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the entry algebraic fundamental group used to be a puny stub – and still is. I have now at least cross-linked it with étale homotopy.
(copy from another thread).I have added stuff to algebraic fundamental group adapted from some notes of Tomás Szamuely, which I have given as reference. The entry is still stubby and I need to work out several points that are obscure (like what is $\Omega$, but thought it better to get something down rather than to leave the entry very empty (I had promised myself 18 months ago to do something about this subject … better late than never. :-)) I also started a web page on Szamuely but this is just a link to his homepage (He looks to have some good sets of notes and other interesting stuff.)
(copy from another thread). I started a page on what Borceux and Janelidze call the Chevalley fundamental group. This is the algebraic / Grothendieck approach to the usual fundamental group, at least on spaces having a universal covering. They gave Chevalley’s book on Lie groups as the source.
Has anyone read / looked at Szamuely’s book in detail? I heard that it was good and the contents look good. (There is a link to an electronic copy that I have added, but I am not sure as to whether it is the final version. I trust it is legal.)
“The algebraic fundamental group, $\pi_1 (S,\overline{s})$ is defined to be the automorphism group of this functor.” When unpacked properly this is certainly accurate, but I think people usually say something like “It prorepresents the fiber functor,” since the fiber functor is usually not representable. Or it is defined to be the colim over all automorphism groups of all Galois covers. There is a subtlety about working with systems of covers that isn’t conveyed when it is expressed as “the automorphism group of this functor.”
Szamuely is a very readable book – at least up to Chapter 6, which I have not read.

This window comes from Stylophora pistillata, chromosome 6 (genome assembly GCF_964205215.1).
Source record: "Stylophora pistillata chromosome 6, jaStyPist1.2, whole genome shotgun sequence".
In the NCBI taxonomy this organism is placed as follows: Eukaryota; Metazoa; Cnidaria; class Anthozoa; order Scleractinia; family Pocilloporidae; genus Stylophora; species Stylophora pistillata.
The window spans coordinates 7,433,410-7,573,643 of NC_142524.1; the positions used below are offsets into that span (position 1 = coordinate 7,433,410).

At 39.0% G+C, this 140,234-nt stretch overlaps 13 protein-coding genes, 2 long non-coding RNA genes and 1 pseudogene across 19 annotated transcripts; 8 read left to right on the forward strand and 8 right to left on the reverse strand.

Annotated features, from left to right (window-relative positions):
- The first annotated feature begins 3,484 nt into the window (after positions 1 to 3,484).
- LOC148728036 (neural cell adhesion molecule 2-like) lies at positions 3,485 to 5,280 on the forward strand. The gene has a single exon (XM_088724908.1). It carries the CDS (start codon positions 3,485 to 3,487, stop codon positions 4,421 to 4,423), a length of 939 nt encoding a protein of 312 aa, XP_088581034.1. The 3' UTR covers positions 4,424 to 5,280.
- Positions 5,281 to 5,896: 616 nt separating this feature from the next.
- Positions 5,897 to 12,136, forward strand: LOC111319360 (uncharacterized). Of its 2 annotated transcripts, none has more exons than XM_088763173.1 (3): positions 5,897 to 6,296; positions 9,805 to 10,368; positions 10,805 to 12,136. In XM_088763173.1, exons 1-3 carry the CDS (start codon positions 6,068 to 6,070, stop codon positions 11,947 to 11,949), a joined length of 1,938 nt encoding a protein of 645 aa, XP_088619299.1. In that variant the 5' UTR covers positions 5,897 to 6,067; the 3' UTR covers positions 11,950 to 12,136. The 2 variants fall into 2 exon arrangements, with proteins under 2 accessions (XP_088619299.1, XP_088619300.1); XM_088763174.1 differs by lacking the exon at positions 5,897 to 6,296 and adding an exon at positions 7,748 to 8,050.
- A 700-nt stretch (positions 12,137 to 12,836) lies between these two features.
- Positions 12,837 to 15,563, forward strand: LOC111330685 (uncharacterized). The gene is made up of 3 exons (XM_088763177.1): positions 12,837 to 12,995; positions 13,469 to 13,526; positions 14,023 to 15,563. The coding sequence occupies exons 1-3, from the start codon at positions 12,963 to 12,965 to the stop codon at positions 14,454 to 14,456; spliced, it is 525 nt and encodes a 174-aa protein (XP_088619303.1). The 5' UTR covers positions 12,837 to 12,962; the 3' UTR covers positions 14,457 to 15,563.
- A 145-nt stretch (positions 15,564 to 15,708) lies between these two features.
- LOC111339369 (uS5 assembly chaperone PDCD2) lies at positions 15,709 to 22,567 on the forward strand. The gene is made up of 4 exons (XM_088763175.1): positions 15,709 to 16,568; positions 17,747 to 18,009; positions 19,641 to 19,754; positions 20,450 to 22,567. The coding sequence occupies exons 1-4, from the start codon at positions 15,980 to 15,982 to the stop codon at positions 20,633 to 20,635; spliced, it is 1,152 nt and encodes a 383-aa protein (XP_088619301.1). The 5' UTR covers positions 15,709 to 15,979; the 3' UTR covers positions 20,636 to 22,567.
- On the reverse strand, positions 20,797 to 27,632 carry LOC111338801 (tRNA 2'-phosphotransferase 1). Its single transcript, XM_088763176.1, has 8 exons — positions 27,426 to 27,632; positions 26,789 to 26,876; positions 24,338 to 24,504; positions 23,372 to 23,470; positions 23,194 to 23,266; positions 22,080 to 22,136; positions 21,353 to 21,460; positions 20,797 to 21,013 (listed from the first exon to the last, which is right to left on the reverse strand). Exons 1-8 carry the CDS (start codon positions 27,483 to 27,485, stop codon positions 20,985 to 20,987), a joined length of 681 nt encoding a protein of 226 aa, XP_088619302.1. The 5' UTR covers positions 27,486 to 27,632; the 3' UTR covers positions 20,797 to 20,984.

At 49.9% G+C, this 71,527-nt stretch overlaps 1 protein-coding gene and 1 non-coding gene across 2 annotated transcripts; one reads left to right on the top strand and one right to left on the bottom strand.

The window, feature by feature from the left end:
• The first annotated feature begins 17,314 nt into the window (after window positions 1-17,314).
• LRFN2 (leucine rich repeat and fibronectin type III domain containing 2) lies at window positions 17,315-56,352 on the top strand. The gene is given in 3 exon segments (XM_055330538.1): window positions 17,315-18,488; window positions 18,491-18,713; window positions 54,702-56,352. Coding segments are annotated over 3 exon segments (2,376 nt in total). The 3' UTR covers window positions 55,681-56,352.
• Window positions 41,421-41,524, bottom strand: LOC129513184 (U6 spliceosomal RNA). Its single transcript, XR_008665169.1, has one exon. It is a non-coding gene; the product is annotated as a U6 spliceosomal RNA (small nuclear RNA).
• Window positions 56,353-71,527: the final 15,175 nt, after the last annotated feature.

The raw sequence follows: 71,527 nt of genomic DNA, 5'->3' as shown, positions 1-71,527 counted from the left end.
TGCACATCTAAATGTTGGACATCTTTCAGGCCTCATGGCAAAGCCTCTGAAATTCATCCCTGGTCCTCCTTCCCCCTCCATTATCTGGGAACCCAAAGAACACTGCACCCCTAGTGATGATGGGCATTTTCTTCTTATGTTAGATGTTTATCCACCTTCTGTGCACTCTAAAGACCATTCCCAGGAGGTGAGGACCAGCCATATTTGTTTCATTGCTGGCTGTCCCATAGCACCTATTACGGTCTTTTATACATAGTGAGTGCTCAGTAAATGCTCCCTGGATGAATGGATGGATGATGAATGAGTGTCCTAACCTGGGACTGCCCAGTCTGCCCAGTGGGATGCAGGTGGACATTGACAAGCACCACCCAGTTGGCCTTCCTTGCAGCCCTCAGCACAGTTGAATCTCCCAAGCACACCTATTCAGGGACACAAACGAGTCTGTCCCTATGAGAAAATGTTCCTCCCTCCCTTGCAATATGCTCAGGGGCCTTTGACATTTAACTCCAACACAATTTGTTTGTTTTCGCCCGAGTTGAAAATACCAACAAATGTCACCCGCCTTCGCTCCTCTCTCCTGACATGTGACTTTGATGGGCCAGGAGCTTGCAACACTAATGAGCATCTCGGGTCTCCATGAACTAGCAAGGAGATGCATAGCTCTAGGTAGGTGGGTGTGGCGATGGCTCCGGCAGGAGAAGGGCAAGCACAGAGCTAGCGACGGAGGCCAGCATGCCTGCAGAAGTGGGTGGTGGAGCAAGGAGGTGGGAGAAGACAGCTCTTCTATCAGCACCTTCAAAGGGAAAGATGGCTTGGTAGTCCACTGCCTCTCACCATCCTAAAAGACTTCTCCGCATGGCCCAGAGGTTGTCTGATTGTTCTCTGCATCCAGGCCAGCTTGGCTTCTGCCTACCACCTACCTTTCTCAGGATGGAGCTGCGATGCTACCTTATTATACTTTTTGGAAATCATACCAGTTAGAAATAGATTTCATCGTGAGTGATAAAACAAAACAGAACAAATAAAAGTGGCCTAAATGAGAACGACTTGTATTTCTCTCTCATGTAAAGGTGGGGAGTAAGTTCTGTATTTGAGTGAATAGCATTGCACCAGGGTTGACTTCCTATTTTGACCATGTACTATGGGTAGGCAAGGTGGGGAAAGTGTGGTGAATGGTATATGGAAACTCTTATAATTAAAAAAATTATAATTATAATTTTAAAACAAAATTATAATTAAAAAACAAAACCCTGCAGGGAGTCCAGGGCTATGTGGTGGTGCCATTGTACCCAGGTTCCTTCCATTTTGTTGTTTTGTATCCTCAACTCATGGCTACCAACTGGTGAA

@5 Matt I agree that there is more to write; it is still a stub. My problem is that the SGA1 deals with the case of finite covers in general and that is a good one for explaining things, so perhaps the exposition that you are suggesting would fit better in an entry on Galois categories. The question of pro-representability is not quite as you state it. The fibre functor is pro-representable and the pro-representing object that you get can be replaced by one made up of Galois objects and then the automorphism group (or its opposite) of this pro-object is the colimit of finite groups and so is a pro-finite group which is isomorphic to the algebraic fundamental group in Grothendieck’s definition. (I’ve just written up an exposition of this for another project.) The geometric content of the technical pro-representability stuff is, I think I would claim, that it is the automorphism group of the fibre functor. That is perfectly useless without the translation to the pro-representing aspect. I am suggesting that the right place to work may be the entry on Grothendieck’s Galois Theory. That still needs a lot of work to bring out all the points that need making. Feel free to edit it.
Have you seen Quick’s paper on Profinite Homotopy Theory. (There are some minor errors in it which are annoying but they do not impinge on the main ideas.) He looks at simplicial profinite spaces as a category and then working with an obvious notion of covering map gets a Galois category. The pro-representing object of the fibre functor is a pro-object in the category of simplicial pro-finite spaces and it is then not hard to see that its limit is an object in that category which is a universal covering in an obvious sense. In this case the fibre functor is representable and its automorphism group is exactly the automorphism group of that universal covering. This is already hinted at in some results back in SGA1 but Grothendieck did not work in a suitable category to push the final bit through.
Your explanation is what I had in mind, but attempting to say it in as few words as possible I guess it came out confusing. The main thing I was thinking of adding was the worked example of $\mathbb{A}^1 \setminus \{0\}$ which despite being easy enough to write down completely what is going on provides a good example of why passing to the pro-category is needed (no algebraic exponential map). Would this be a good “Motivation” section to compare the topological universal cover $\mathbb{C}\to\mathbb{C}^*$ with what needs to be done algebraically, or maybe as an after the definition “Example” section?
I haven’t seen that paper, but that’s probably because I shy away from homotopy things.
at algebraic fundamental group (still a stub) I added mentioning of the words “Galois group” and “arithmetic fundamental group” (which I also made a redirect) and added a pointer to
have been adding further pointers and cross-links following the first pages of Minhyong Kim’s 09 lecture notes to entries such as section conjecture, algebraic fundamental group, Diophantine geometry, Abel-Jacobi map and maybe others.
I notice that the present state of the entry section conjecture gives no indication whatsoever of the perspective that MK provides, but I am not touching it yet.
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